The workplace has become a more understanding place for pregnant women or new moms these days. Many companies now have lactation rooms and offer more liberal maternity and paternity leave policies than in years past.
But for some women, pregnancy can still be a career liability.
Heather Myers was fresh out of high school and working at a Wal-Mart in Salina, Kan., in 2006 when she found out she was pregnant. She kept a water bottle with her on the sales floor, as her doctor recommended. Then, her supervisor intervened.
“She said, ‘I’m sorry, but we can’t accept your doctor’s note because we have … the water fountains available to you,’ ” Myers says.
So Myers got a second doctor’s note, but the supervisor rejected that, too.
“I was just a little shocked that this water bottle was kind of becoming this big deal, and they were even scrutinizing my doctors’ notes,” she says.
Myers held firm.
“I decided to go against what my supervisor suggested and listen to my doctor and to my body — and decided to keep the water bottle,” she says. “And one day that supervisor came up to me and she said, ‘Either the water bottle has to go or you have to go.’ ”
Myers was fired. She sued, and later settled out of court.
In March, Wal-Mart, under pressure from other women, amended its policy, saying it will take “reasonable measures” to accommodate temporary disability caused by pregnancy.
Refining The Concept Of ‘Reasonable Accommodation’
Thirty-six years after Congress passed the Pregnancy Discrimination Act, there is still a debate about what employers are required to do for expectant mothers.
In recent months, New Jersey, West Virginia, New York City and Philadelphia have passed laws explicitly requiring employers to “reasonably accommodate” pregnant workers. And there are similar proposals in several other states and the U.S. Congress.
Some in the business community support such measures. But others, like the Illinois Chamber of Commerce, say such bills create legal confusion for businesses that must also comply with the Americans with Disabilities Act and other laws.
Jeffrey Risch, chairman of the employment law and litigation committee for the chamber, says “it’s going to be both costly and confusing” — especially for small businesses, he says.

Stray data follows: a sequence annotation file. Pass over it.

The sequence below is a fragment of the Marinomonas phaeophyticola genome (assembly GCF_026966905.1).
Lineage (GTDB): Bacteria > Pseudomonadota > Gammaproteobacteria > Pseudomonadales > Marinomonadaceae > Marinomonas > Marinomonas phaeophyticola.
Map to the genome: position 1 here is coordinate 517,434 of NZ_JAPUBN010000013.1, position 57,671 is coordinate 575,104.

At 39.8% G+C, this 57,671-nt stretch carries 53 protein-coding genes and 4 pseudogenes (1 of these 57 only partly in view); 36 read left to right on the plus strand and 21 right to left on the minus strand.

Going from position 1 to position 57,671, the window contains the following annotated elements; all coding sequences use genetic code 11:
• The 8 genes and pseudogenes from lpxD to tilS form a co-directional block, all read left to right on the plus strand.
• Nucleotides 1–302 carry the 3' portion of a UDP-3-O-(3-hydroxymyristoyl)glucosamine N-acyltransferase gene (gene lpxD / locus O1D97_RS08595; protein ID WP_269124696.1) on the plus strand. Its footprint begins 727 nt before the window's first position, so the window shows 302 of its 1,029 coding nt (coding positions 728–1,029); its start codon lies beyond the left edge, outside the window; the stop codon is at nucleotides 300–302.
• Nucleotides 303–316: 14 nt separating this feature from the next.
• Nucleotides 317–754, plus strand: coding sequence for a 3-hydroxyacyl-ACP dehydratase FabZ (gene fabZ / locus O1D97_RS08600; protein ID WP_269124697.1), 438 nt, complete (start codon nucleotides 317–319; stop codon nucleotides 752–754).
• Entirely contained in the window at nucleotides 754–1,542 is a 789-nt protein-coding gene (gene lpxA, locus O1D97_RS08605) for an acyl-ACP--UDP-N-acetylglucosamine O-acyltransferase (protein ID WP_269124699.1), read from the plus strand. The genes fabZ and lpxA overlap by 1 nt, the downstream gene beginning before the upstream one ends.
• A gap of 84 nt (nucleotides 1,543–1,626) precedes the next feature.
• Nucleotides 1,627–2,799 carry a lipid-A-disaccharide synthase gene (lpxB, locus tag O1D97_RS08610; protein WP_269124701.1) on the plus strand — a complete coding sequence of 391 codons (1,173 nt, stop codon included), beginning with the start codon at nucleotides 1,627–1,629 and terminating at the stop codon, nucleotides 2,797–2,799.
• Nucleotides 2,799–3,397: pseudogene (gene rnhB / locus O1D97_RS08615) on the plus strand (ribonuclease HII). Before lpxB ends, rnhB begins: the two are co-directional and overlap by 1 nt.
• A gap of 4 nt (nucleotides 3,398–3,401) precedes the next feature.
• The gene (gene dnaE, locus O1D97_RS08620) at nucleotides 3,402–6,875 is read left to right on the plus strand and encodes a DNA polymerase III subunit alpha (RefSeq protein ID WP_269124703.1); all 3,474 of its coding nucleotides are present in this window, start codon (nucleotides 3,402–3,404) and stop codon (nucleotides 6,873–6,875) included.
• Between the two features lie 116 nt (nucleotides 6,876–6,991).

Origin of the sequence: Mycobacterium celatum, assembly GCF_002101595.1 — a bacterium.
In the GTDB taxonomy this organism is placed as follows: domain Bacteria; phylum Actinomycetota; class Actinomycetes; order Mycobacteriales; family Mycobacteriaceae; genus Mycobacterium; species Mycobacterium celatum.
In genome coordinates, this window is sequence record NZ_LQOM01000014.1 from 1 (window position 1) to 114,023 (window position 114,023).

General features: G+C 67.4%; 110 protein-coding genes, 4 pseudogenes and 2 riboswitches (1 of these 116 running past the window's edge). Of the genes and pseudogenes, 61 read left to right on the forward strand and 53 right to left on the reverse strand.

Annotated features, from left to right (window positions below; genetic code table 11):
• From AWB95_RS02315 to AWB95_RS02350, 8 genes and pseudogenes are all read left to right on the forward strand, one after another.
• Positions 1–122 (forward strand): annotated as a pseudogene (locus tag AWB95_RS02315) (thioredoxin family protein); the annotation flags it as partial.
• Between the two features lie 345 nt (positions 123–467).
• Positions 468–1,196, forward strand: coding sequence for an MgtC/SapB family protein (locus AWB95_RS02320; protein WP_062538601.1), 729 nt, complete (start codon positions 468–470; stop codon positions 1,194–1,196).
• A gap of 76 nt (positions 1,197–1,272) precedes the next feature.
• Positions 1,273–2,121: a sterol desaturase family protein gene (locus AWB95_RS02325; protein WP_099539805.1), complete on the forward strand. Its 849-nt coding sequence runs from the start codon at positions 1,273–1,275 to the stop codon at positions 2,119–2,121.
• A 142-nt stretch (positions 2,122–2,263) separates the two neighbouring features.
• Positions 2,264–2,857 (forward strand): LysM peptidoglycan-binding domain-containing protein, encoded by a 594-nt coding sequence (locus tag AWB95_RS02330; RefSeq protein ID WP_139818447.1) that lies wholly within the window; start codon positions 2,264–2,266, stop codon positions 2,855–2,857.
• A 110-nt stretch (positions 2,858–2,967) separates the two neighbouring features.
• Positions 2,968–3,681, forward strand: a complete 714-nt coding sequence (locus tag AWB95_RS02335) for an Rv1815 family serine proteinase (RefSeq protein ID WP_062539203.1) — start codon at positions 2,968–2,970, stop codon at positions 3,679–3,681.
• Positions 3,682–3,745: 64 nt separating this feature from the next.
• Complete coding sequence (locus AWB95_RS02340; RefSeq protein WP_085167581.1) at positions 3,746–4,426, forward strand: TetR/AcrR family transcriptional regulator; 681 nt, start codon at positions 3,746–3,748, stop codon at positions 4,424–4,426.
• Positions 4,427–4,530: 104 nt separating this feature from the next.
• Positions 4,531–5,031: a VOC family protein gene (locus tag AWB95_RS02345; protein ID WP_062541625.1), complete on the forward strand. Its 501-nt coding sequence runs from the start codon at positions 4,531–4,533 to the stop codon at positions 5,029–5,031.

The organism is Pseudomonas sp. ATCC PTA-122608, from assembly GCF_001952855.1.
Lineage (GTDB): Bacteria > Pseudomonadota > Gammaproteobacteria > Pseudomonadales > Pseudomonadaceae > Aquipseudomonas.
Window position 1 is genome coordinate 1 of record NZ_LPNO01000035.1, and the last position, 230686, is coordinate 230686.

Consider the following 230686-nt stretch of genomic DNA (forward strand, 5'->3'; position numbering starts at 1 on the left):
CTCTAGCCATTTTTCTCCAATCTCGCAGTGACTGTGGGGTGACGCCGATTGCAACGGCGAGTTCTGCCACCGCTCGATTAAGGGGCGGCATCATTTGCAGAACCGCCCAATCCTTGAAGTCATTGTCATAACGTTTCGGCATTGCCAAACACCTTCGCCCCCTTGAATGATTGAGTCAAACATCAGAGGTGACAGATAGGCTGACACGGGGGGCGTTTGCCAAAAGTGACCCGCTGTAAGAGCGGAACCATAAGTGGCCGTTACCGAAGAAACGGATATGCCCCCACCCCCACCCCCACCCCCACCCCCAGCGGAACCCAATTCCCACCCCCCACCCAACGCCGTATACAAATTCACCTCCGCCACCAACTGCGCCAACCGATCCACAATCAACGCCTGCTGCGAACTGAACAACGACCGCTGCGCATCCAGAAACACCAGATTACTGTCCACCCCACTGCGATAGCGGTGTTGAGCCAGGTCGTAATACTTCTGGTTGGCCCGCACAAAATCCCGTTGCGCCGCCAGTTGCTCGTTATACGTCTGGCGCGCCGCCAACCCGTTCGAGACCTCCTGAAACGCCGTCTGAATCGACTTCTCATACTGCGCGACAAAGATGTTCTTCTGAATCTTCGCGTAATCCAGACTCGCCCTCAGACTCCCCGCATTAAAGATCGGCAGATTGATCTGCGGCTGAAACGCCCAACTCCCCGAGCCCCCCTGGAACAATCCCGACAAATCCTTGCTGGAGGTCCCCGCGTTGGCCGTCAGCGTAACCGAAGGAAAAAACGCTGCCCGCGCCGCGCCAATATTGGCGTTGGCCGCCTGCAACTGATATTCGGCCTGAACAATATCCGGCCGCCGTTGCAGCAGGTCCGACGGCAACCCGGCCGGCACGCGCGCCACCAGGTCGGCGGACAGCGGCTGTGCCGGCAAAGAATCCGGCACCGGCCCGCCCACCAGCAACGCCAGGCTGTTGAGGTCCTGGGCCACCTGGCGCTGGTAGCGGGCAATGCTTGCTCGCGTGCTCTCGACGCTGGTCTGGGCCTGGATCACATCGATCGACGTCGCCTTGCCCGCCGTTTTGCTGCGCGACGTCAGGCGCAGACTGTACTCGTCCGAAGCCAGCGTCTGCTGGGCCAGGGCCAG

Emily Martin, general counsel for the National Women’s Law Center, disagrees. “Unfortunately, a lot of employers don’t understand that they have legal obligations,” she says.
Which is why, she adds, the law needs more clarity. Martin says employers that don’t comply are often in low-wage professions like retail and food service or in male-dominated industries.
“Truck driving or policing. Those are also workplaces that are both physically demanding and that may have a culture of some hostility to women being on the job at all,” Martin says.
‘Too Much Of A Liability’
Take the case of Peggy Young. She had an early-delivery shift for UPS in Maryland when she got pregnant in 2006. She says the staff nurse told her to get a doctor’s note saying that Young should avoid lifting objects heavier than 20 pounds.
“But when I took the note in to the nurse, she basically said, ‘Well, we don’t give alternative work or light duty to off-work incidents,’ ” Young says. “I’m like, ‘I’m pregnant. There’s not an incident here.’ ”
Young shared her story at an Olive Garden restaurant, where she now waitresses. She says she knew that UPS had reassigned some co-workers because of high blood pressure or drunken-driving offenses, so she petitioned her manager to allow her to continue working.
“And he pretty much said, ‘You’re too much of a liability in our building — don’t come back until you’re no longer pregnant.’
“I just kind of looked at him like, ‘Are you serious? Like, I can’t work?’ ”
His answer, Young says, was no.
Young sued UPS. Two lower courts ruled against her, so now she’s petitioning the Supreme Court.
UPS spokeswoman Susan Rosenberg says the lower court rulings show the company’s policy is consistent with the law. In cases of medical need, the company accommodates workers — but pregnancy is not given special treatment.
“The courts determined that UPS policy is pregnancy blind,” she says.
Young and her attorneys are waiting to see whether the high court will hear her case.